By Jonathan Marshall
It’s no secret that California remains hard hit by the national recession, with an unemployment rate (11.1 percent) that is more than two and a half points above the U.S. average. In many areas, the jobless rate lingers near depression levels, like Fresno and San Joaquin Counties at about 16 percent.
High unemployment is bad not only for work seekers, but for the social fabric of our communities, for the tax base on which vital government services are funded, and for businesses that suffer slumping sales.
As a central part of communities throughout Northern and Central California, touching 15 million people with its gas and electric services, PG&E is looking for ways to help jump-start job growth and economic development in its region. It unveiled one piece of its emerging plan today (March 1) in a filing with the California Public Utilities Commission.
PG&E is asking state regulators for permission to offer a new electric rate aimed at helping attract jobs to California or retain them here. It would apply to larger employers — PG&E customers with loads of 200 kilowatts or more — who attest that they would otherwise locate or expand in other states, or close their existing California operations.
The proposed Economic Development rate would provide those businesses with a 12 percent rate reduction for five years. An enhanced option, with a reduction of 35 percent, would apply in counties with unemployment rates that are at least 25 percent above the state average.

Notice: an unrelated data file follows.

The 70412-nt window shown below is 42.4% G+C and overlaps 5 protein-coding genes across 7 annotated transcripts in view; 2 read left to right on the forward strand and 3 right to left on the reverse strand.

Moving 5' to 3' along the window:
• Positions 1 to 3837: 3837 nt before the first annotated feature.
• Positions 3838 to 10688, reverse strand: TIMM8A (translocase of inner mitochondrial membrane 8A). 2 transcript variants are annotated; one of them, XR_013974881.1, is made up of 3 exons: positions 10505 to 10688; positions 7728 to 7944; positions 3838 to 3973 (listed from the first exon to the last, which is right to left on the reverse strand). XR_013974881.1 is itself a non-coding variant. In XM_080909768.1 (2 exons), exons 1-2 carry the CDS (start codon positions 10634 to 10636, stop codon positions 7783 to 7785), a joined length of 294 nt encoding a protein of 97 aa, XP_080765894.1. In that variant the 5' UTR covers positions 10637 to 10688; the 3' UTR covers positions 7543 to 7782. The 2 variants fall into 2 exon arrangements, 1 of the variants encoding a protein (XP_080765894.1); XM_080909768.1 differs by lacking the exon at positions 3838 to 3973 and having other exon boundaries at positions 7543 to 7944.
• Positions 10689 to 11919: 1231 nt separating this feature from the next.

Surveys of corporate executives and site location consultants confirm that power costs are an important factor in determining how attractive an area is to businesses. PG&E’s electric rates for large industrial customers, some of which have the flexibility to relocate, are significantly higher than those charged in several other western states.
Tom Bottorff, PG&E’s senior vice president for regulatory relations, explained the rationale for the proposed new rate.
“Affordable, reliable power is more important than ever as an enabler of business and employment development in our state,” he said. “As a key contributor to California’s economy, PG&E is committed to helping create and retain jobs here by offering appropriate incentives that will enhance our state’s competitiveness and make it ‘golden’ again.”
Fresno Mayor Ashley Swearengin also welcomed the proposal.
“By expanding our local businesses and attracting employers back to hard-hit communities in California, PG&E’s program will help jump-start an economic recovery that generates the jobs and growth we need for healthier communities,” she said. “This program provides hope not only to Fresno, but to communities throughout Northern and Central California that need help revitalizing their economic base. This will be good for all of California.”
The new economic development rate would replace an existing program that PG&E began offering in 2005. The current program’s rate reduction has declined over time and it is scheduled to sunset at the end of 2012.
Email Jonathan Marshall at email@example.com.